Picture her a few years from now: Can you imagine her still afraid of the sand? Likely not. Did it matter that she couldn’t throw a ball as well as her cousin when they were kids? It’ll likely be a distant memory. And her refusal to ride a train today doesn’t mean she’ll shy away from trains forever.

By seeing a longer view of the future, you can reassure yourself that her preferences now won’t matter down the line.

Children's Books About the Beach

4. Don’t make a big deal out of it

I had taken my son to a gymnasium class—thankfully a trial run to see how he’d like it. But whereas other kids followed along with the group activities, my son wanted none of it. Instead, he walked around the room, touching this and that, even pressing his face against the window.

I was mortified.

But I also knew that making a big deal out of his refusal to participate in this social situation would make the problem worse and add needless pressure. Instead, I accepted that this was his way of playing. I may have brought him to the class for social development, but he was more interested in exploring the different toys.

The more we fuss about these situations, the more we send the message that we don’t accept them regardless of their preferences.

Learn 4 things you shouldn’t say about other people’s children.

4 Things You Shouldn't Say about Other People's Children


Many of us understandably worry when our kids don’t play the way other kids typically do. We wonder if something’s wrong, feel embarrassed to stand out, or are confused about these preferences. We want them to develop social skills and worry any time they aren’t as friendly as others.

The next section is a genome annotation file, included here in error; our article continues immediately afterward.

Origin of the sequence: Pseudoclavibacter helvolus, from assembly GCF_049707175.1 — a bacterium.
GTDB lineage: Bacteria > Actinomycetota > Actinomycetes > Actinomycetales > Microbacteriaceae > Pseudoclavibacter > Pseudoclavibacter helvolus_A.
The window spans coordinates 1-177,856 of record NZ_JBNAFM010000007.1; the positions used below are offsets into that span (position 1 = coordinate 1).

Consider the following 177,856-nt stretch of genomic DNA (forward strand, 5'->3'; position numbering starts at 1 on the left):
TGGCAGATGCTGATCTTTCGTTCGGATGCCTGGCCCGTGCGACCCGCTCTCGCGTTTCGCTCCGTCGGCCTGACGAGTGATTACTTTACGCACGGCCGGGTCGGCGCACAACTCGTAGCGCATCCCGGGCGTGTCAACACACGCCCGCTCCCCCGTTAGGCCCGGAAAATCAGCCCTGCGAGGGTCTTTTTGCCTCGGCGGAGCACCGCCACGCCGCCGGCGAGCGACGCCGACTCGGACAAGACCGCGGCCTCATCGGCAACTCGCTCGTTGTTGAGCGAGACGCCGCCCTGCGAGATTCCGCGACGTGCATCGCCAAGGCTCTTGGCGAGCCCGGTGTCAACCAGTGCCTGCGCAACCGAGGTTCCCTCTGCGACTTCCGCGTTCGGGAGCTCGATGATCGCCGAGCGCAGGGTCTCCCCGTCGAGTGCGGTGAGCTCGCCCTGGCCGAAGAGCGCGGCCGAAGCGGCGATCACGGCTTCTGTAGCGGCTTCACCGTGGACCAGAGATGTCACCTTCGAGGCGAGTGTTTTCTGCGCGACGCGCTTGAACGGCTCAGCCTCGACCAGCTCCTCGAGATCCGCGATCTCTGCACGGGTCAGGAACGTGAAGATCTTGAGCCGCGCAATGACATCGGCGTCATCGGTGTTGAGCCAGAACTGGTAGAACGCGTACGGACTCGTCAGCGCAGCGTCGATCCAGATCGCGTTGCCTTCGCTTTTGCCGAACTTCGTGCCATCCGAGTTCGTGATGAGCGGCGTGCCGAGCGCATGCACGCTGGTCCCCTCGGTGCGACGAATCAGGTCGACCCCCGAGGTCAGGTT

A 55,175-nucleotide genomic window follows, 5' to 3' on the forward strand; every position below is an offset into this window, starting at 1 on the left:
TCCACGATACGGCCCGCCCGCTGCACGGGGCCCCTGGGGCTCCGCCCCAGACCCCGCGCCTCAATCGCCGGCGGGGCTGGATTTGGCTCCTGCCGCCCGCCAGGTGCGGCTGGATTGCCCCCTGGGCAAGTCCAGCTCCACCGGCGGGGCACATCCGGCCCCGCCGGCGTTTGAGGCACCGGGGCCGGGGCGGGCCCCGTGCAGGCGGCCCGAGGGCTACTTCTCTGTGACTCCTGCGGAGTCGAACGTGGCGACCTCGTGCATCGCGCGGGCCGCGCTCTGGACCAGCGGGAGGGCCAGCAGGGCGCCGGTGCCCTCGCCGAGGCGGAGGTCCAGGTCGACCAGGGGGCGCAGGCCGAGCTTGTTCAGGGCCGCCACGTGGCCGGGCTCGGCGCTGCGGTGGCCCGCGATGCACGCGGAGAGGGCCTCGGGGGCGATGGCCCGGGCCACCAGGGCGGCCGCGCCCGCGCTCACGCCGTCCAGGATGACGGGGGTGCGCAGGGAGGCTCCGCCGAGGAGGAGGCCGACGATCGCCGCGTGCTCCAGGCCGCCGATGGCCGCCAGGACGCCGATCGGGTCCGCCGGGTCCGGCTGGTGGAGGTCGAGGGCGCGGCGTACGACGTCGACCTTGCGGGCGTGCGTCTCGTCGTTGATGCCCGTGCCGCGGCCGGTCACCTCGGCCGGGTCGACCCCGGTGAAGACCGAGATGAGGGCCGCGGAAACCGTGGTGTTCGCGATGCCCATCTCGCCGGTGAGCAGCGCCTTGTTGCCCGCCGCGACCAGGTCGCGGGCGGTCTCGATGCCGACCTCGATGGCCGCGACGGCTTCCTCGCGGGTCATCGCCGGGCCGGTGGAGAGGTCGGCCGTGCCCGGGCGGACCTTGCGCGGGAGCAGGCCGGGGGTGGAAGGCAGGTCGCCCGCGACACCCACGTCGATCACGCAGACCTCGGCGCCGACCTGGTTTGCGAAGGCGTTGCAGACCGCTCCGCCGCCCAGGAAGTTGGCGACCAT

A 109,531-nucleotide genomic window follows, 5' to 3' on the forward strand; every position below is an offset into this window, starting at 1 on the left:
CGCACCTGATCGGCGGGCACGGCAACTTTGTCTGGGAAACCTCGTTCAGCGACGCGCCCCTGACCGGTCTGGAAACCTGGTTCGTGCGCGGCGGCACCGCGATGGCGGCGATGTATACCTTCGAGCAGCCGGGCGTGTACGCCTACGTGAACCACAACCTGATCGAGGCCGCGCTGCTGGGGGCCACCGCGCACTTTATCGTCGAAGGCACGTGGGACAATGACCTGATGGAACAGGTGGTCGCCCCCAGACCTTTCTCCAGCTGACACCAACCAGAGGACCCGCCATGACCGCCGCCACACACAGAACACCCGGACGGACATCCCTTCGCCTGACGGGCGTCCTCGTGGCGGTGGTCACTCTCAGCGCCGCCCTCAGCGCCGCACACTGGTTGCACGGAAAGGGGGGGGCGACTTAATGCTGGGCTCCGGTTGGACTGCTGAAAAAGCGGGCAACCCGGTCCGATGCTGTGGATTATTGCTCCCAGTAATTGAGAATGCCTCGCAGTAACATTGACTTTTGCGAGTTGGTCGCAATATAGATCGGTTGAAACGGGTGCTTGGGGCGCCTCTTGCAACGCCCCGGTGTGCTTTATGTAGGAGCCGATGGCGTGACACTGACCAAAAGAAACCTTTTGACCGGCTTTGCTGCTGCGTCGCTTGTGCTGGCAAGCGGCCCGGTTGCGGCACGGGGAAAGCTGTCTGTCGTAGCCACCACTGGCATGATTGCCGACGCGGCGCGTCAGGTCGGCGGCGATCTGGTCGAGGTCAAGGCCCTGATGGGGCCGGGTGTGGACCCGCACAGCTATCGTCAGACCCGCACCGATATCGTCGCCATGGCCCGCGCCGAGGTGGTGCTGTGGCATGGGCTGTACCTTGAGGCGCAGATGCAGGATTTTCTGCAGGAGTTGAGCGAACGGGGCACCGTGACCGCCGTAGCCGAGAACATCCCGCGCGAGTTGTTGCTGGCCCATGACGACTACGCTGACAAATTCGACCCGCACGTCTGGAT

As you likely know, worrying doesn’t help much. Instead, remind yourself that there’s no single “right” way to play. Not every child likes the same activities or toys either, and probably have their quirks as well. Don’t make a big deal out of it, as that can send the message that something is wrong with her.

And lastly, she’ll likely outgrow these fears and anxieties, turning them into memories you can hardly remember. Yes, pay attention to the red flags and address your concerns with your pediatrician for a proper evaluation. But more often than not, your child’s development is on track and nothing to worry about.

Well, guess what: eventually, my child did go down the slide, all on his own. He decided he was ready, and with no pressure, agreed to take that first step.

The fear of walking barefoot, whether at home or the beach, is a distant memory we laugh about now. And swimming? Now all my kids can’t get enough of going to the pool and jumping into the deep end. They all easily make new friends and healthy friendships.

These are a far cry from those earlier days when I worried and wondered “What if?” Now I know that it’s okay if my kids—any of our kids—don’t always like what their peers do.

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  1. Thank you for this article. Currently dealing with the same issues. No interest in the slide or swing or scooter or bike. Just wants to kick dirt around or pretend to feed his dinosaur leaves. Of course I worry and wonder but I’m also trying to remember he’s exploring in his own way. It’s comforting to know others have been through the same thing. It’s hard when you see other kids doing all the activities you think your kid should be doing.

    1. Nina Garcia says:

      I hear you, Chris. One of my kiddos had zero interest in the playground and spent the whole time dropping acorns in puddles of water and scooping dirt around in mounds lol. I can reassure you that my initial worries were unfounded. He’s grown into a capable, well-rounded, social and likable child. Yes, he still has his little quirks that makes him who he is, and he still isn’t like your “typical kid,” but he’s so brilliant that I’m actually proud that he’s not.

      I can imagine that the same is likely true with your little kiddo. And I’ve learned that even “typical” kids have their own weird quirks too that we don’t always see 🙂